First reviewed 29th May 2015
Launched in June, 2014, the Nokia Lumia 630 is a likeable low-end phone with a wallet-friendly price tag.
Available SIM-free for just £65, Nokia’s Windows 8.1 handset is one of the cheapest Windows Phones on the market and good value for money, if you can look past its disappointing screen. For a fraction of the price more you can now pick up the successor to the Lumia 630, the Lumia 635, which has added 4G and made some improvements in styling but little else aside.
User reviews for the Lumia 630 have generally been positive, touting excellent value for money and good design. The Lumia 630 faces stiff competition from one of our favourite ever budget handsets though, the Motorola Moto G – that will set you back twice the price.
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As with most of the Nokia Lumia range, the Lumia 630 comes in a bright and colourful plastic shell.
If you’re after something a little more toned down you can get a black Lumia 630, but we imagine most buyers will be attracted to the more vibrant green and orange shades it’s available in.
We got hold of the orange Lumia 630, and it’s a real screaming highlighter-style shade. Our photos can’t really do it justice – it is that bright. The colour continues onto the phone’s buttons too, giving it an assured look that is often missing from cheaper phones.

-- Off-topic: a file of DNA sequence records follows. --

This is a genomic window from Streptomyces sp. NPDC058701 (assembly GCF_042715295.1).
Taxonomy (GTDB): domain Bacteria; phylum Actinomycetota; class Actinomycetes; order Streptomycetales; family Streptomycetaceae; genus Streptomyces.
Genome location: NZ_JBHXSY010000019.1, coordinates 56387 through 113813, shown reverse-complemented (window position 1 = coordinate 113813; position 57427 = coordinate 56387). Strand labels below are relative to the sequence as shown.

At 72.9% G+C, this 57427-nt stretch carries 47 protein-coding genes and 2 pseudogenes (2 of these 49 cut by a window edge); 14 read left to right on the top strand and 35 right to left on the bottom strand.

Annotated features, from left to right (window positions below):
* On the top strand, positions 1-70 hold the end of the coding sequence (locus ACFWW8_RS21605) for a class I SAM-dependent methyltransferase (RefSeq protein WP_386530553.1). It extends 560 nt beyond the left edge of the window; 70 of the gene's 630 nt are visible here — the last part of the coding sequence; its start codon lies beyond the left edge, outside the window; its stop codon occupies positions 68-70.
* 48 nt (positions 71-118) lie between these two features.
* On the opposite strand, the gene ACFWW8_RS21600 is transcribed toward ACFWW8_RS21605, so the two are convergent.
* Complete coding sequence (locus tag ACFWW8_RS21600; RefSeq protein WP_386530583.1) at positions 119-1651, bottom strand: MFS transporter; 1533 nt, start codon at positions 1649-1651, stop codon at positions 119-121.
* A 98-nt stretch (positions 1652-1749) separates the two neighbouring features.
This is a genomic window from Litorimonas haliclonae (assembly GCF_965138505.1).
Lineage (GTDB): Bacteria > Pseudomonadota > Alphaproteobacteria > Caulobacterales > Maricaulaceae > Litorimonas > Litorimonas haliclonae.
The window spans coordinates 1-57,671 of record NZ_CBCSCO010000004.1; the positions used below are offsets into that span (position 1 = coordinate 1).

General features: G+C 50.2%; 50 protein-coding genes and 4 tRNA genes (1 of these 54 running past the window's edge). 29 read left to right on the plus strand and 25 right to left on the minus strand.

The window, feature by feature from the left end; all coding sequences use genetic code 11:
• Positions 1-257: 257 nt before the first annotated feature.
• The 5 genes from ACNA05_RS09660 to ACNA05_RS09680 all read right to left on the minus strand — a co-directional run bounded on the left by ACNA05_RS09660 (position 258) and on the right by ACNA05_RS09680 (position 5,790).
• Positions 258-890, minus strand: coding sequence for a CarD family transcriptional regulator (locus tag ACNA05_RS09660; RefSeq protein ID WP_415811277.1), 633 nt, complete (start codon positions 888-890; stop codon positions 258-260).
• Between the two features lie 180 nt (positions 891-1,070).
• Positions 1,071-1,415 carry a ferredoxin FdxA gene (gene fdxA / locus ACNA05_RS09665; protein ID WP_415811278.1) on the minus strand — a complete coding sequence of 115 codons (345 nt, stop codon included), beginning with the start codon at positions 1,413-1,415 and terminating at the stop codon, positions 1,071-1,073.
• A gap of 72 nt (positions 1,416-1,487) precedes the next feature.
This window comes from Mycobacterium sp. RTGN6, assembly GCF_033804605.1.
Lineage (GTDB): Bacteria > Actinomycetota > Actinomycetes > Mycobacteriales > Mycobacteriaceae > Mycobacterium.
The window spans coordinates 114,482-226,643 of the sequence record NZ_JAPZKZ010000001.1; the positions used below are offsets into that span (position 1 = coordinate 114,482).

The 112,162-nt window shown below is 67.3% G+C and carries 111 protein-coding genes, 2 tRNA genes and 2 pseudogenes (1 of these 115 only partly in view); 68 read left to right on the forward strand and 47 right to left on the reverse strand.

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Higher-end Lumias have a more robust and expensive feel, but the Lumia 630 has a good finish for such a budget handset. Texturing has been used in the plastic of the removable back to give it a bit of grip, and avoid the tacky feel of some cheap phones. That said, the 4G edition of this phone, the Lumia 635, does have a glossy, shiny finish, which makes it harder to grip.
One of the best features of the Nokia Lumia 630’s design is that everything is within easy reach. This is a mid-size phone, but Nokia still places the power button on the side rather than the top, meaning it sits right by where your thumb naturally rests (for right-handers at least).
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With the screen off, the Lumia 630 has some of the design purity of the Moto G – something generally missing from budget ZTE and Huawei rivals. There are no physical soft keys to label (this phone has software soft keys), and as the memory card and microSIM slots sit under the battery cover, there are no on-body trays to deal with. Nokia has also applied a tapering effect to the phone’s lines, providing an added sense of deliberation.
The Lumia 630 is a successful design, only lacking the dense, flex-free feel of the pricier Lumias.
The Nokia Lumia 630 has a 4.5-inch screen. This is becoming a norm for budget phones, and while people’s impression of what constitutes a ‘large’ or ‘small’ phone is changing constantly, it offers a pretty great compromise between display size and accessibility.
What do we mean exactly? You can still pull down the notifications menu while holding the Lumia 630 in one hand, but you have enough space to type away accurately using Windows Phone 8.1’s keyboard.
Display quality is more of a mixed bag.